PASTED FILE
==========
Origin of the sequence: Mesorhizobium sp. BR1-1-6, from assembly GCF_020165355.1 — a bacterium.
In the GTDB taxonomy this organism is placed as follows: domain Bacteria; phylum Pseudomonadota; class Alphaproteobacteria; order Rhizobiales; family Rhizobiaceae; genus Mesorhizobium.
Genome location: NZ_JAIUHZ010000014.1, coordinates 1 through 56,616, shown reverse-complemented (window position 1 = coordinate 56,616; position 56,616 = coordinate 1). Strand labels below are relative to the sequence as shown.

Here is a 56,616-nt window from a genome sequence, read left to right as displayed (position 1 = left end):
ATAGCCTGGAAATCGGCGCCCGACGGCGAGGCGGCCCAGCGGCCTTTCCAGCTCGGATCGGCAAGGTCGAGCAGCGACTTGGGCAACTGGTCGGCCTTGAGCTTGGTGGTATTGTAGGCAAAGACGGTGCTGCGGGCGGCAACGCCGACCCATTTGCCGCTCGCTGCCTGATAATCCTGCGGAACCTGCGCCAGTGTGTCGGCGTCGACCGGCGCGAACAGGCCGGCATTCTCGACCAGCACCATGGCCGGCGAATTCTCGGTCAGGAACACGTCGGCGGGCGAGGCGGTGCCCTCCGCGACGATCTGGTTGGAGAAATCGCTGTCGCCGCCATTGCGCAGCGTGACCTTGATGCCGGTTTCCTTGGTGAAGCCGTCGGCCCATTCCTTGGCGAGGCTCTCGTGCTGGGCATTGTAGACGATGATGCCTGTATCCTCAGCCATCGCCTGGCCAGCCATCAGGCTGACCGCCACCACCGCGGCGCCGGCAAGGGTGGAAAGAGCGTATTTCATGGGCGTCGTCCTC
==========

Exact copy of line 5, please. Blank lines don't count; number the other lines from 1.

ATAGCCTGGAAATCGGCGCCCGACGGCGAGGCGGCCCAGCGGCCTTTCCAGCTCGGATCGGCAAGGTCGAGCAGCGACTTGGGCAACTGGTCGGCCTTGAGCTTGGTGGTATTGTAGGCAAAGACGGTGCTGCGGGCGGCAACGCCGACCCATTTGCCGCTCGCTGCCTGATAATCCTGCGGAACCTGCGCCAGTGTGTCGGCGTCGACCGGCGCGAACAGGCCGGCATTCTCGACCAGCACCATGGCCGGCGAATTCTCGGTCAGGAACACGTCGGCGGGCGAGGCGGTGCCCTCCGCGACGATCTGGTTGGAGAAATCGCTGTCGCCGCCATTGCGCAGCGTGACCTTGATGCCGGTTTCCTTGGTGAAGCCGTCGGCCCATTCCTTGGCGAGGCTCTCGTGCTGGGCATTGTAGACGATGATGCCTGTATCCTCAGCCATCGCCTGGCCAGCCATCAGGCTGACCGCCACCACCGCGGCGCCGGCAAGGGTGGAAAGAGCGTATTTCATGGGCGTCGTCCTC